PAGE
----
Paris Agreement Article 9.5

11 Apr

We also thank the public for the 2018 Earth System Governance Conference, where an earlier version of this article was presented. Finally, we thank the Frankfurt School of Finance and Management, the University of Eastern LaFin and the African Centre for Technology Studies for their financial contribution to making this open access article available. Km supported by the Green Talents Fellowship of other funds of the Federal Ministry of Education and Research (BMBF) for a research stay at the German Institute of Development/German Institute for Development Policy (DIE) in the early stages of this research. Although the Paris Agreement is the world`s largest diplomatic achievement to date to coordinate global government action against climate change, much remains to be done. The wide frame is now available. In the next five years prior to the agreement`s entry into force, the various modalities, rules and procedures required by the agreement will be developed, including, but not limited to: the characteristics of NPNs, adaptation measures, funding and transparency of measures and assistance. Open Access This article is licensed Creative Commons Attribution 4.0 International License, which allows use, release, customization, distribution and reproduction in any format, provided you grant appropriate recognition to the original author and source, providing a link to the Creative Commons license and indicating whether changes have been made. The images or other third-party material contained in this article are included in the article`s Creative Commons license, unless otherwise stated in a hardware credit. If the material is not included in the Creative Commons license of the article and your intention to use it is not authorized by law or if the authorized use exceeds, you must obtain permission directly from the copyright holder. A copy of this license is available in This article cannot indicate what an ideal “cascade” would look like to adapt to the subtle differentiation of the Paris Agreement, not least because the Paris Agreement does not make it mandatory to transmit information on adaptation in the NDCs. In addition, detailed bases for countries` adaptation efforts and needs would be needed. Although emerging economies have the highest percentage (14%) including measures, plans or strategies for all five sectors (see Figure 2), LDCs and the most appropriate SIDSs.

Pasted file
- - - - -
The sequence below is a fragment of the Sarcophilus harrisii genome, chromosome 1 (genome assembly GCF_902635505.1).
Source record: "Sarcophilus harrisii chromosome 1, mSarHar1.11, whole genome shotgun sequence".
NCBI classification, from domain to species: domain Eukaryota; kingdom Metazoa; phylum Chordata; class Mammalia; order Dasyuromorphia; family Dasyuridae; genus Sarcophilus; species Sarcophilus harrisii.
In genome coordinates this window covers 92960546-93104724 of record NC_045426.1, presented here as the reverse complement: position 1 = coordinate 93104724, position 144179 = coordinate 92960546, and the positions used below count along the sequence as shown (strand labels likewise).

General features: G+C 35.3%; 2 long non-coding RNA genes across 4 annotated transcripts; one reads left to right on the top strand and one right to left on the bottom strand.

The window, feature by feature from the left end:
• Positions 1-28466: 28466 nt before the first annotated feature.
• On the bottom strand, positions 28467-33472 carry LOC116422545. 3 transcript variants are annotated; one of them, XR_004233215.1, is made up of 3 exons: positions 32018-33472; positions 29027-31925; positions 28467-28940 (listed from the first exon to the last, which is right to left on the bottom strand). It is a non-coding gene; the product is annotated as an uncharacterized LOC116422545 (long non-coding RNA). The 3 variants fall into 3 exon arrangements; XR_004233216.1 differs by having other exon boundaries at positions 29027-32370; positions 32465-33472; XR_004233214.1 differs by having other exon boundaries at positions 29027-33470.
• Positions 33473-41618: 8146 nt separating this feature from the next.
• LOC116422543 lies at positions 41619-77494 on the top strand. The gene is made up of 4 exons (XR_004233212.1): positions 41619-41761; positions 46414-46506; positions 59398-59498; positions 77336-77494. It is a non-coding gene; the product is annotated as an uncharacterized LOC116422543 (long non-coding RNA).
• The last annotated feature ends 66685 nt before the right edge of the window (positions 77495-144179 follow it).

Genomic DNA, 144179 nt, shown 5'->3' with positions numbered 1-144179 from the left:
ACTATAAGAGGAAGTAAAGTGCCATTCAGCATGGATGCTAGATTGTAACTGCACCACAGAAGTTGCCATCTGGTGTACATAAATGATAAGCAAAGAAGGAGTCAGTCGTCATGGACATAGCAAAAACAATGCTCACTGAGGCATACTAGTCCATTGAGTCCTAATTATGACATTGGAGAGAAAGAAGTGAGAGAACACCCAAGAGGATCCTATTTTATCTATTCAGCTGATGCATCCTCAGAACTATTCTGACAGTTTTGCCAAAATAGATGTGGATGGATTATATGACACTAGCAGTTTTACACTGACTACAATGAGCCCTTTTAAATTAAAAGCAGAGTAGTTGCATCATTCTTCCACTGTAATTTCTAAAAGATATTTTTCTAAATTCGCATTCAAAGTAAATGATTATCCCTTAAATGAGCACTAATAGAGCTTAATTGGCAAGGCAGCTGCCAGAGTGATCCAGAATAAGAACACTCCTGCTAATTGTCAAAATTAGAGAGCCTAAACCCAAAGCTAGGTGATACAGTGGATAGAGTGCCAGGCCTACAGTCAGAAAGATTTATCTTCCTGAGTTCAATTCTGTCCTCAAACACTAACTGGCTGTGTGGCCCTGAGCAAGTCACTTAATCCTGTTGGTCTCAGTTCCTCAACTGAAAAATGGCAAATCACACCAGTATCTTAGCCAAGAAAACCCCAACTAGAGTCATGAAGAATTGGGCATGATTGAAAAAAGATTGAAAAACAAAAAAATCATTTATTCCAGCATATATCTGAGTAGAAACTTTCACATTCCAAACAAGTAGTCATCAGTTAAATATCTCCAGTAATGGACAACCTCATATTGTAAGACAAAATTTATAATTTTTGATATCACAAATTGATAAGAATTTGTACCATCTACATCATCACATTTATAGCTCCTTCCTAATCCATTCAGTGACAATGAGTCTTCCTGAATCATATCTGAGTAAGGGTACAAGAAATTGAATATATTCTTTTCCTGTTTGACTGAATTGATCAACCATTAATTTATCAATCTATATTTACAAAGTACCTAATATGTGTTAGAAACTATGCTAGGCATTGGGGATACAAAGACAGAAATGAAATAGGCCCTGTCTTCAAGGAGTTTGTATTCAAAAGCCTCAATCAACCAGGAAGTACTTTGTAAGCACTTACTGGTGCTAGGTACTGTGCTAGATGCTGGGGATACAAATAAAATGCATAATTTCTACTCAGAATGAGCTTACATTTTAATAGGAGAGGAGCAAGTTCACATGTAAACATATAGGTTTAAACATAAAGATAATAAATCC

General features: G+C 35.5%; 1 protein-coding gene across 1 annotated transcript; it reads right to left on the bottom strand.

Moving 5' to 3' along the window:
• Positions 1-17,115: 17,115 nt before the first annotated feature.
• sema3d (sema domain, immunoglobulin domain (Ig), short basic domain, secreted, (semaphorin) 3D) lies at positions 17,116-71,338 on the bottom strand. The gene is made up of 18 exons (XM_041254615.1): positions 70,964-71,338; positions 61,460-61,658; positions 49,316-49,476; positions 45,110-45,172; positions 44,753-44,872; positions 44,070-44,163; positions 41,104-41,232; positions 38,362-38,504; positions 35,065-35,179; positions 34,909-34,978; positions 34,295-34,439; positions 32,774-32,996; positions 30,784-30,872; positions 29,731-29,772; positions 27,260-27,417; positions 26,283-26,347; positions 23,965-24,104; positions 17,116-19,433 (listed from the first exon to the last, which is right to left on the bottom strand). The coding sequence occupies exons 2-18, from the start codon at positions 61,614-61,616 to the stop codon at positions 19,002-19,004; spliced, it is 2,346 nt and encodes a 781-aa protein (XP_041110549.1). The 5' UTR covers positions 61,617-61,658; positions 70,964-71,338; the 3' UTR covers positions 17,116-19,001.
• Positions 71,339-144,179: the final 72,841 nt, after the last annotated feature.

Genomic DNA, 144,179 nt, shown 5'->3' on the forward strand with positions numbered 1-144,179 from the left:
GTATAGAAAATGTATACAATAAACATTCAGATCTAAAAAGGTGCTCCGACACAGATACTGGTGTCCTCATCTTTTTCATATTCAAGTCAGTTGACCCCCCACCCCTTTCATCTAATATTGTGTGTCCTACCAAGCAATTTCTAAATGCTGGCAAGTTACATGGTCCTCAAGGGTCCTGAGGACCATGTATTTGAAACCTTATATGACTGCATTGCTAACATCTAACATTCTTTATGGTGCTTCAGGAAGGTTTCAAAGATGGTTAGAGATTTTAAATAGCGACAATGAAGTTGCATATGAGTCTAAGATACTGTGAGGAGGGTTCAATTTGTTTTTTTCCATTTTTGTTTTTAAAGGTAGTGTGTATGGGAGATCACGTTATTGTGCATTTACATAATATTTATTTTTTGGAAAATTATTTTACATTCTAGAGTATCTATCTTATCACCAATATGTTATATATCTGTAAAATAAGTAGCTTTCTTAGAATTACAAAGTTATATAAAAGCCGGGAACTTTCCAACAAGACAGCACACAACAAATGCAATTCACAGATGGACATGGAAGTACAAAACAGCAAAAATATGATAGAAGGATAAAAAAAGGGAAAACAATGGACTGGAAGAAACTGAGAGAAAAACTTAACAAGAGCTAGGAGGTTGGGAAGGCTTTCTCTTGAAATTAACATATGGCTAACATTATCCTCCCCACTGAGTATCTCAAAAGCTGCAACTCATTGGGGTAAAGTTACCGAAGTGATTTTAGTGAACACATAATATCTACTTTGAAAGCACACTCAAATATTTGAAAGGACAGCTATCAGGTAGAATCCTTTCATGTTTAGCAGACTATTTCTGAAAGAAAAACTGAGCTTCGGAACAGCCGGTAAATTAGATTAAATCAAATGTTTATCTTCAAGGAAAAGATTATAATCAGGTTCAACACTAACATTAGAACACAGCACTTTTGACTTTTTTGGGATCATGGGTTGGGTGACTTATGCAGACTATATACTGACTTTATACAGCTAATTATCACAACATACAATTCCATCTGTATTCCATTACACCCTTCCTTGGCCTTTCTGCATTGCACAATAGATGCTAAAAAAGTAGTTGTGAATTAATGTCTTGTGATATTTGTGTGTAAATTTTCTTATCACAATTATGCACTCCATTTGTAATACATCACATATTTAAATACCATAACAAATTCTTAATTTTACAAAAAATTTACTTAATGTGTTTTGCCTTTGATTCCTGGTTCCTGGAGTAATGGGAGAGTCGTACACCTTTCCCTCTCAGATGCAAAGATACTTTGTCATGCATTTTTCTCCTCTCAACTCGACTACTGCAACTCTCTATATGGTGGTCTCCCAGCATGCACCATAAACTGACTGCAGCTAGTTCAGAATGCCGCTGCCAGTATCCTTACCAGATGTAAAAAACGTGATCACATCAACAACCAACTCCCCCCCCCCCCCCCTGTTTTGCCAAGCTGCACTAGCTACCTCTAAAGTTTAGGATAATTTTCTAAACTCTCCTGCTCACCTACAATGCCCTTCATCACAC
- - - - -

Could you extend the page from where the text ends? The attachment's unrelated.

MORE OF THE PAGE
The validity of the results is underlined by similar cascades concerning the mention of vulnerable sectors and climate risks by the NDCs or the number of countries that incorporate adjustment cost data into their NCOs (see Pauw et al. 2016). Similarly, results in climate finance, technology transfer and capacity building appear to be cascading (see Figures 3-6). While the encoding of requests for support is clearly visible, no cascade of pledges of support can be observed. As in the case of adaptation, this article cannot dictate what an “ideal” cascade would look like in terms of consistency with the subtle differentiation of the Paris Agreement. On the one hand, the Paris Agreement contains no information justifying such requirements. On the other hand, it is outside the scope of this article to give an expectation based on the extent to which requests for support and contributions in the NCSs reflect either existing support flows or the needs of countries (cf.B. Betzold and Weiler (2017) and Klack et al.

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